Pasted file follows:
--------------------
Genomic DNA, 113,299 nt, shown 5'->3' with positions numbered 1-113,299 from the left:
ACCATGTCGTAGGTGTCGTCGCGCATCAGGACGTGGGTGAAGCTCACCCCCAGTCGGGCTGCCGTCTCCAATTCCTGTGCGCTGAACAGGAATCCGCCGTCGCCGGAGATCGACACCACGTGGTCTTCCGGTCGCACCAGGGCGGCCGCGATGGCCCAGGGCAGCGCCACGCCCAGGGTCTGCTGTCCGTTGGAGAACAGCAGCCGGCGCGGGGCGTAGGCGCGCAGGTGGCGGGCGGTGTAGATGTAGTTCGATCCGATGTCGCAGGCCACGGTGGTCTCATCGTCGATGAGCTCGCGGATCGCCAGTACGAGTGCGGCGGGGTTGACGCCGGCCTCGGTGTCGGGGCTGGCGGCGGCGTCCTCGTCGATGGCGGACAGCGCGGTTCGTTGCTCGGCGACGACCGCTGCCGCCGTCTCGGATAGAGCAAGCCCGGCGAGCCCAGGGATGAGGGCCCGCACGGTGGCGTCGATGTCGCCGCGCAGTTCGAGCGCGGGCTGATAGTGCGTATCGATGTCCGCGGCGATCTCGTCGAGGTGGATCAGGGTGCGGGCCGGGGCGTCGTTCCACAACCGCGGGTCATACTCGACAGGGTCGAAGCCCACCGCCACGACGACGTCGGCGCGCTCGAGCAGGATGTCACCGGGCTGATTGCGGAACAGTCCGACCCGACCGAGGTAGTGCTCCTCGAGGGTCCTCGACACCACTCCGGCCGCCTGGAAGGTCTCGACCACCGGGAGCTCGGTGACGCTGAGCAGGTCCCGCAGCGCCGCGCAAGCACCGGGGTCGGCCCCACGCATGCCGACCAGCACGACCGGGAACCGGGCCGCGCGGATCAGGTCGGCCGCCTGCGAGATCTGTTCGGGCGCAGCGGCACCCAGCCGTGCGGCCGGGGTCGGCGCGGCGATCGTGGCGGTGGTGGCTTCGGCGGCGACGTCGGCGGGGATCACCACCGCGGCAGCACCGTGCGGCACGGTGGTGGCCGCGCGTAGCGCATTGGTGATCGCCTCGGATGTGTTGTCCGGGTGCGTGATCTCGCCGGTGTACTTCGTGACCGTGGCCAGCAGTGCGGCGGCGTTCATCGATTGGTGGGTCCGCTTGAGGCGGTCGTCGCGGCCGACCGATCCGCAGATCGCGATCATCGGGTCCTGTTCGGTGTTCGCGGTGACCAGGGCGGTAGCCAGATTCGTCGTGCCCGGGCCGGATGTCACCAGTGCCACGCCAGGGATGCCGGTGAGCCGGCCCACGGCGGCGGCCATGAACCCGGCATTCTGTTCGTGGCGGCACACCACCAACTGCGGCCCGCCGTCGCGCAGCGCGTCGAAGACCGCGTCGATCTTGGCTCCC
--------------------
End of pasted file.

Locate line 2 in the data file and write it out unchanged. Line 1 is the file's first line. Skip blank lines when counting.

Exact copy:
ACCATGTCGTAGGTGTCGTCGCGCATCAGGACGTGGGTGAAGCTCACCCCCAGTCGGGCTGCCGTCTCCAATTCCTGTGCGCTGAACAGGAATCCGCCGTCGCCGGAGATCGACACCACGTGGTCTTCCGGTCGCACCAGGGCGGCCGCGATGGCCCAGGGCAGCGCCACGCCCAGGGTCTGCTGTCCGTTGGAGAACAGCAGCCGGCGCGGGGCGTAGGCGCGCAGGTGGCGGGCGGTGTAGATGTAGTTCGATCCGATGTCGCAGGCCACGGTGGTCTCATCGTCGATGAGCTCGCGGATCGCCAGTACGAGTGCGGCGGGGTTGACGCCGGCCTCGGTGTCGGGGCTGGCGGCGGCGTCCTCGTCGATGGCGGACAGCGCGGTTCGTTGCTCGGCGACGACCGCTGCCGCCGTCTCGGATAGAGCAAGCCCGGCGAGCCCAGGGATGAGGGCCCGCACGGTGGCGTCGATGTCGCCGCGCAGTTCGAGCGCGGGCTGATAGTGCGTATCGATGTCCGCGGCGATCTCGTCGAGGTGGATCAGGGTGCGGGCCGGGGCGTCGTTCCACAACCGCGGGTCATACTCGACAGGGTCGAAGCCCACCGCCACGACGACGTCGGCGCGCTCGAGCAGGATGTCACCGGGCTGATTGCGGAACAGTCCGACCCGACCGAGGTAGTGCTCCTCGAGGGTCCTCGACACCACTCCGGCCGCCTGGAAGGTCTCGACCACCGGGAGCTCGGTGACGCTGAGCAGGTCCCGCAGCGCCGCGCAAGCACCGGGGTCGGCCCCACGCATGCCGACCAGCACGACCGGGAACCGGGCCGCGCGGATCAGGTCGGCCGCCTGCGAGATCTGTTCGGGCGCAGCGGCACCCAGCCGTGCGGCCGGGGTCGGCGCGGCGATCGTGGCGGTGGTGGCTTCGGCGGCGACGTCGGCGGGGATCACCACCGCGGCAGCACCGTGCGGCACGGTGGTGGCCGCGCGTAGCGCATTGGTGATCGCCTCGGATGTGTTGTCCGGGTGCGTGATCTCGCCGGTGTACTTCGTGACCGTGGCCAGCAGTGCGGCGGCGTTCATCGATTGGTGGGTCCGCTTGAGGCGGTCGTCGCGGCCGACCGATCCGCAGATCGCGATCATCGGGTCCTGTTCGGTGTTCGCGGTGACCAGGGCGGTAGCCAGATTCGTCGTGCCCGGGCCGGATGTCACCAGTGCCACGCCAGGGATGCCGGTGAGCCGGCCCACGGCGGCGGCCATGAACCCGGCATTCTGTTCGTGGCGGCACACCACCAACTGCGGCCCGCCGTCGCGCAGCGCGTCGAAGACCGCGTCGATCTTGGCTCCC